Each one of these monuments is associated with the colonization process. The tomb of Columbus is preserved in the Cathedral. The Sala de los Almirantes (Admirals’ hall) in the Alcázar was the headquarters of the Casa de Contratación (House of Trade), from which the monopoly with the Indies operated, and where, as a seat of learning, it spawned some of the most important expeditions of exploration and discovery of that period. And the Archivo de Indias has, since the 18th century, housed the most valuable and important documents which provide an insight into this historical event.

The Giralda constitutes a unique artistic achievement, a masterpiece of Almohad architecture. The immense Cathedral with five naves which replaced the mosque is the largest Gothic edifice in Europe. The elliptical space of the Cabildo, created by Hernán Ruiz, is one of the most beautiful architectural works of the Renaissance.

The Giralda influenced the construction of numerous towers in Spain, and, after the conquest, in the Americas.

The Cathedral – the largest Gothic temple in Europe – and the Alcázar of Seville bear exceptional testimony to the civilization of the Alhomads and to that of Christian Andalusia dating from the re-conquest of 1248 to the 16th century, which was thoroughly imbued with Moorish influences.

The Cathedral, the Alcázar and the Lonja are directly and tangibly associated with a universally important event: the discovery of the New World by Christopher Columbus in 1492/1493 and the colonization of Latin America. The tomb of Christopher Columbus is in the Cathedral. Plans were made in the Admirals’ Hall (Sala de los Almirantes) for a number of history’s greatest explorations, notably the circumnavigation of the globe by Magellan and Sebastián ElCano (1519-1522). In the Lonja are conserved the most precious documents from the archives of the colonies in the Americas.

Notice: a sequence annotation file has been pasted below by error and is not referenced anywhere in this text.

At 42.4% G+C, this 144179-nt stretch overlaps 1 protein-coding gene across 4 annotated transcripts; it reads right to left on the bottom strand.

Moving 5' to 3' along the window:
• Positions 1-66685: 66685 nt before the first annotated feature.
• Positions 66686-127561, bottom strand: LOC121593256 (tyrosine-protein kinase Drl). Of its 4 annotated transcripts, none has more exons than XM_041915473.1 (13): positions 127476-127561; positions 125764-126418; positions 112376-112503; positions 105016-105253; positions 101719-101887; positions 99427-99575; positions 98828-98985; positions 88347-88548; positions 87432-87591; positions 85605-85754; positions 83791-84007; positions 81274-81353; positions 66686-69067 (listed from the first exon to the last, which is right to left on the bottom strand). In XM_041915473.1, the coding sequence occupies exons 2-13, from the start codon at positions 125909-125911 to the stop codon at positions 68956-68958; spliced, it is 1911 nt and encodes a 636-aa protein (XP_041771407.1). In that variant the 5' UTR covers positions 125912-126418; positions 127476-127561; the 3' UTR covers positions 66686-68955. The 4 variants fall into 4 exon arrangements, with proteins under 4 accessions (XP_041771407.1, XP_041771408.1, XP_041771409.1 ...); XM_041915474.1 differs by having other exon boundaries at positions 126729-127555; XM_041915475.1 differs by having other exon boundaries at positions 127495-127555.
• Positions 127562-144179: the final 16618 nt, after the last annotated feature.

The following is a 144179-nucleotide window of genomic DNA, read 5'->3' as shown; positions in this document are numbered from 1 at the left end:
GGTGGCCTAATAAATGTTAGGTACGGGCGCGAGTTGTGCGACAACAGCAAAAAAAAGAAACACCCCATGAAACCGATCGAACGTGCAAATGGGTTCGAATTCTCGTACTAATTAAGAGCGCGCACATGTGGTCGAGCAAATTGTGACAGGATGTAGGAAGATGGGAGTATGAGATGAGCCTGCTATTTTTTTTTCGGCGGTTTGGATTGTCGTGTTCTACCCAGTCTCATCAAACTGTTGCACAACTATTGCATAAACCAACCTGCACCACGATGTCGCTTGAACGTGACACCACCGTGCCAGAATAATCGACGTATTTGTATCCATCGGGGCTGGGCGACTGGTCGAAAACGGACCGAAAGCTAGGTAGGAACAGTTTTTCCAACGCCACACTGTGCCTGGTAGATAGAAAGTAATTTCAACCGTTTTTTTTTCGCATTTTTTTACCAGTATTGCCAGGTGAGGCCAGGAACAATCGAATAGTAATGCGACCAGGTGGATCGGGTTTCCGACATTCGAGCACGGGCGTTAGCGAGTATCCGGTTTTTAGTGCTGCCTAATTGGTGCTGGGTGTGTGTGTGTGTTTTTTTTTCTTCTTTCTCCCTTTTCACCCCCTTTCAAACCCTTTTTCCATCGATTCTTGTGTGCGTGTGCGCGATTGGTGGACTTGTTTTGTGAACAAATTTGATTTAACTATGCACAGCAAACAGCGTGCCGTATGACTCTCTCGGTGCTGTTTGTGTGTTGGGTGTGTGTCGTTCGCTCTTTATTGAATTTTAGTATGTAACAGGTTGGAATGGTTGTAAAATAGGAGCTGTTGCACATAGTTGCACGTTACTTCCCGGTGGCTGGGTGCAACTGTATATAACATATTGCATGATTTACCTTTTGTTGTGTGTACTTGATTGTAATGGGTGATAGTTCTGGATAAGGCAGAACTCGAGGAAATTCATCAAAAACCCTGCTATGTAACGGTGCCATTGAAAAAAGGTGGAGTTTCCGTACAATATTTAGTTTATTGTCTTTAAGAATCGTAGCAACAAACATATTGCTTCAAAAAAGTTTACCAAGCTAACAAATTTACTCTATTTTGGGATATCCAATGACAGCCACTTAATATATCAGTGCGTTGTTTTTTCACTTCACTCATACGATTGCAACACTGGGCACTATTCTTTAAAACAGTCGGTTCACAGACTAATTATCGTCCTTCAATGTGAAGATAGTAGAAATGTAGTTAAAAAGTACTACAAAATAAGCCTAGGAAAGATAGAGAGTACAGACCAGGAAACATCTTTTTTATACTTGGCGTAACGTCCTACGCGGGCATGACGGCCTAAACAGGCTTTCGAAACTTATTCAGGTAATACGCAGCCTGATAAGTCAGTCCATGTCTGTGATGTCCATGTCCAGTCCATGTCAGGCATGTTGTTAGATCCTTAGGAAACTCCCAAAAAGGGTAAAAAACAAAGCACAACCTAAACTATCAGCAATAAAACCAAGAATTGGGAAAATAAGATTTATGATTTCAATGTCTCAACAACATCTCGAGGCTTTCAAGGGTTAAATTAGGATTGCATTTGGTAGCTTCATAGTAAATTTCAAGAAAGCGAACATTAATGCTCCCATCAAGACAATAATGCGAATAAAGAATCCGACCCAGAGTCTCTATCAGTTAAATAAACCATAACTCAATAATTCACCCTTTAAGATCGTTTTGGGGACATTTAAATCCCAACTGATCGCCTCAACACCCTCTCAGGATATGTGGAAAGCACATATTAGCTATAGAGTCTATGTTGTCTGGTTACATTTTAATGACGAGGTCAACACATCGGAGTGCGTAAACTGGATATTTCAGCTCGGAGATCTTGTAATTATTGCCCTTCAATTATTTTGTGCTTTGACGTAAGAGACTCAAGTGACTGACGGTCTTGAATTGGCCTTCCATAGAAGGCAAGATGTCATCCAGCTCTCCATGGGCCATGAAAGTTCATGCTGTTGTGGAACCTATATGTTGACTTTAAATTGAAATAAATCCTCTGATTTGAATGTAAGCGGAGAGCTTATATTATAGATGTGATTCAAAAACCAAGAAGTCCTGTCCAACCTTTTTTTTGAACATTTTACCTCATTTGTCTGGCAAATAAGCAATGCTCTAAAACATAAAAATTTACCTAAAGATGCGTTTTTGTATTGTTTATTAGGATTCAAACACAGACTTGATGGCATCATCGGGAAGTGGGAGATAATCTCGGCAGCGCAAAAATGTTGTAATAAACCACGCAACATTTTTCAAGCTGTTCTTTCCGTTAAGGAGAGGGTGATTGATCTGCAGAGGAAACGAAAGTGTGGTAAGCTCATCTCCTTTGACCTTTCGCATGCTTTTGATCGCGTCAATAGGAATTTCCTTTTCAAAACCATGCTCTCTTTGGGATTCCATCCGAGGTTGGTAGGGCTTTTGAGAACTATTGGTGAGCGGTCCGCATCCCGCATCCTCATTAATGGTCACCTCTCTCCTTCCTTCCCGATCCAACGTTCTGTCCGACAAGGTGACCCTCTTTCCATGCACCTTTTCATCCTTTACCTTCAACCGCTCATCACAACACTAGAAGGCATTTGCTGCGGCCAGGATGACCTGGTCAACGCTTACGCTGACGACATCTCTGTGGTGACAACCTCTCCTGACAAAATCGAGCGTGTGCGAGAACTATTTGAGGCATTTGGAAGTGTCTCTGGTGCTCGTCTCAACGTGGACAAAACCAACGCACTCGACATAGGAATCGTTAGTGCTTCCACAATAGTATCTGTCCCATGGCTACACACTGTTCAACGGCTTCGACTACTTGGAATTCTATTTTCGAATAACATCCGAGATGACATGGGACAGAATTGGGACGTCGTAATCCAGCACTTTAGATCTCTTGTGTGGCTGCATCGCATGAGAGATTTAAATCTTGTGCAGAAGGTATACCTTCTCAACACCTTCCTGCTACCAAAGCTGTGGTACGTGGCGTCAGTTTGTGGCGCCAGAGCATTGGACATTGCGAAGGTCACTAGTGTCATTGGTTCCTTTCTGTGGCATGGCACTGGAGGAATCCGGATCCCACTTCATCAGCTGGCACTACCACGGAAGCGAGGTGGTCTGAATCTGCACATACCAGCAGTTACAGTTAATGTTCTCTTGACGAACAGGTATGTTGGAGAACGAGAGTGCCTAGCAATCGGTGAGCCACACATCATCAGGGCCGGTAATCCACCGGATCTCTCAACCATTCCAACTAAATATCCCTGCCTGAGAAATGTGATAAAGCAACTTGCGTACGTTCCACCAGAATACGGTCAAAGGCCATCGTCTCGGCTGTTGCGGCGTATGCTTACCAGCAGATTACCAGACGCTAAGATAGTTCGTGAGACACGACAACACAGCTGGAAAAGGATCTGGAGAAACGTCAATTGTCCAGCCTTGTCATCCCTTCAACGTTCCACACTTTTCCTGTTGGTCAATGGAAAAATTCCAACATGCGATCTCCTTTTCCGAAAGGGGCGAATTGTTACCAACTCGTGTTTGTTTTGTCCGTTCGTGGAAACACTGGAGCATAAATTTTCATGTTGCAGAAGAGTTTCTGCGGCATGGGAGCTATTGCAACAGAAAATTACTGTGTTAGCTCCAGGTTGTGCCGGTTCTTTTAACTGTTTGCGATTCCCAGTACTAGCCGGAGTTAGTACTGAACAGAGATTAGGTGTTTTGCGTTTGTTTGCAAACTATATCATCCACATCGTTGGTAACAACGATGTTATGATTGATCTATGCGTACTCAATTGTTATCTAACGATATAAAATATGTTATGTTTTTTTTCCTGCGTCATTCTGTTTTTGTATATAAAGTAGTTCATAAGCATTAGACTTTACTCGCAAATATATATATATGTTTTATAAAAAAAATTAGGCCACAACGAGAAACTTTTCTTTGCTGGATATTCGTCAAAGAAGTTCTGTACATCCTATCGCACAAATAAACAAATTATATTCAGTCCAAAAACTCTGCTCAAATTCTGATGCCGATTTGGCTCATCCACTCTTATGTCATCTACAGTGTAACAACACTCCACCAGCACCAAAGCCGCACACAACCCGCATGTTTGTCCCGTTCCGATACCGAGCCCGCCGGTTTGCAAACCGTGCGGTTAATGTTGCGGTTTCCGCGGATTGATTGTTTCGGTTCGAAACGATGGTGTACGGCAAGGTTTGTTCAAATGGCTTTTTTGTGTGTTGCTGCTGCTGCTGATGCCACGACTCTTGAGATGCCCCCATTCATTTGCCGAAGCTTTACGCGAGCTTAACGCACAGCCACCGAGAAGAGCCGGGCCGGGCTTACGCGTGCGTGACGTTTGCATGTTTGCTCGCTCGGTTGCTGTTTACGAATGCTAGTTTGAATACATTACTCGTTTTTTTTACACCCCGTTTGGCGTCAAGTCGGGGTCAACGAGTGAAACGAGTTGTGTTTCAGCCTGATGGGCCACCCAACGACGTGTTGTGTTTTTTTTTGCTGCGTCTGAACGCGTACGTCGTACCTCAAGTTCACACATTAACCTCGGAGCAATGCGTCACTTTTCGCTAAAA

The Conjunto Monumental retains in its configuration the physical integrity of the original buildings and the juxtaposition of the various major historical stages.

The Cathedral constitutes a fully-used and complete monument. A Gothic temple whose construction was begun at the beginning of the 15th century above Seville’s former Mezquita Mayor – an Almohad building whose Patio de los Naranjos has been preserved and converted into the access courtyard to the Cathedral – and the Giralda – the minaret that has been reused as a bell tower. It clearly displays the original Gothic masonry construction. Similarly, the later Renaissance buildings such as the Sala Capitular (Chapter House) retain their original fabric.

The Alcázar is another monument that retains the integrity of the phases of the various periods in which it was built. The rooms, patios and gardens of the original Almohad palace are preserved in their original state, as are the Mudejar constructions that make up the Palacio de Pedro l and the remaining later constructions and gardens that comprise the present-day Conjunto Monumental.

The Archivo de Indias building is preserved in its entirety, along with the valuable documents that it contains.

Each of the three buildings reflects clearly its architectural histories and convey their roles in the Spanish “Golden Age” in terms of ecclesiastical power royal sovereignty and the trading power that Spain acquired through its colonies in the New World.

In the restricted perimeter covered by the property, the three buildings are the most important manifestations of the power and influence of Spanish trade in the Americas. They are however not the only manifestations in the city and to reinforce their ability to convey the outstanding universal value of the property, there is a need to allow them to be associated with other remaining buildings.

The authenticity of the series of three buildings is to a degree vulnerable to changes in their setting which could leave them isolated from other associated buildings.